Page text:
Prepared for the |
Conference of Presidents of Major American Jewish Organizations
by the Jerusalem Center for Public Affairs
View this page at www.dailyalert.org|
October 7, 2009
Iran: New Enrichment Plant to Use Advanced Centrifuges - Hashem Kalantari (Reuters)
Libya Asks for Security Council Meeting over Gaza Report - Patrick Worsnip (Reuters)
Israeli Shares 2009 Nobel Prize in Chemistry (Reuters-Ha'aretz)
More Iranian Nuclear Scientists Defect? - Meir Javedanfar (RealClearWorld)
In Face of Israel's Restored Deterrent Power, Hamas Turns to PR - Col. (res.) Moshe Elad (Ynet News)
News Resources - North America, Europe, and Asia:
The Obama administration is working on a substantial sanctions package against Iran in case current diplomatic efforts to curb its nuclear program fail, top officials told Congress on Tuesday. Deputy Secretary of State James Steinberg said one reason for the Obama administration's engagement toward Iran was to secure international support for sanctions if Iran continued to defy international demands. "By the end of the month, we will have some very clear indications of what their intentions are," he said.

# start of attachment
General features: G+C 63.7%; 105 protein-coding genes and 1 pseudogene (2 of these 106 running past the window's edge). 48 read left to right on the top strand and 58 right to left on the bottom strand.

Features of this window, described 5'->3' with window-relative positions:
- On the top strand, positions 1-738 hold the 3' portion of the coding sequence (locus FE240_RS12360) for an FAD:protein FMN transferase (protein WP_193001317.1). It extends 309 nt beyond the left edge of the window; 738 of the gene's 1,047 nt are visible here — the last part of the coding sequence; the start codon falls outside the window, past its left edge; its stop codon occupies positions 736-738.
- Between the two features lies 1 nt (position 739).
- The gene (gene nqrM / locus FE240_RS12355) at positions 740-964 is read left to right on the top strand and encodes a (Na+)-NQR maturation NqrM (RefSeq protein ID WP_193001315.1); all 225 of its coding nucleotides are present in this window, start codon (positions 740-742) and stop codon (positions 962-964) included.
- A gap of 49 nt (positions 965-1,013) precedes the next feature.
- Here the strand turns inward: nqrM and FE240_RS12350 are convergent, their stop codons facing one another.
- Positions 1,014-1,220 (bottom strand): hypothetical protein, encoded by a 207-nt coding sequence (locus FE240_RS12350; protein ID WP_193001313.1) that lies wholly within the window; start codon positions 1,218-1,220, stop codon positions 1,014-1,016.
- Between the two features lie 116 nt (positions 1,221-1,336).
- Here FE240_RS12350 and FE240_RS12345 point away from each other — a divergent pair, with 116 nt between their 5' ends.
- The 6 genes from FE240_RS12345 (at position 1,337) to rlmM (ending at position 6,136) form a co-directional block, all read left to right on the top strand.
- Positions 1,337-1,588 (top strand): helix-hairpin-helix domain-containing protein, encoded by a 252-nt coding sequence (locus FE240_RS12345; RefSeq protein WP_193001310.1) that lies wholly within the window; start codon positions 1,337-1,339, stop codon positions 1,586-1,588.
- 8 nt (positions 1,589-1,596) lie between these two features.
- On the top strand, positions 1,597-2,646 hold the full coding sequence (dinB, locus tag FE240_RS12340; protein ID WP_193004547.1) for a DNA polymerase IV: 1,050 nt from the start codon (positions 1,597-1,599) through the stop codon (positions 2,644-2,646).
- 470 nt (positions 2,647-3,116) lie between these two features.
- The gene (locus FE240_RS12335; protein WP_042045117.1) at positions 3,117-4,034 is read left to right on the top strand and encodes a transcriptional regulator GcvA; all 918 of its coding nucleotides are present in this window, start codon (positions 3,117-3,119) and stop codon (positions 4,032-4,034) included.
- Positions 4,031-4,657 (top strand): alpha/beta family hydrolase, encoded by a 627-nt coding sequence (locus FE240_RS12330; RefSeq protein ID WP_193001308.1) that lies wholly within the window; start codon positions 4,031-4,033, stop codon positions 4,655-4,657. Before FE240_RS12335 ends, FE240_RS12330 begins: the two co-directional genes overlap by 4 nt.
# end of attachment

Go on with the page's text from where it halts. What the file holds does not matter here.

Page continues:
Senate Banking Committee Chairman Christopher Dodd (D-Conn.) said he planned to move forward this month on a proposal to expand financial restrictions, impose new sanctions on Iran's oil and gas sectors, and ban both the export of refined gasoline products to Iran and the import of Iranian goods. (CNN)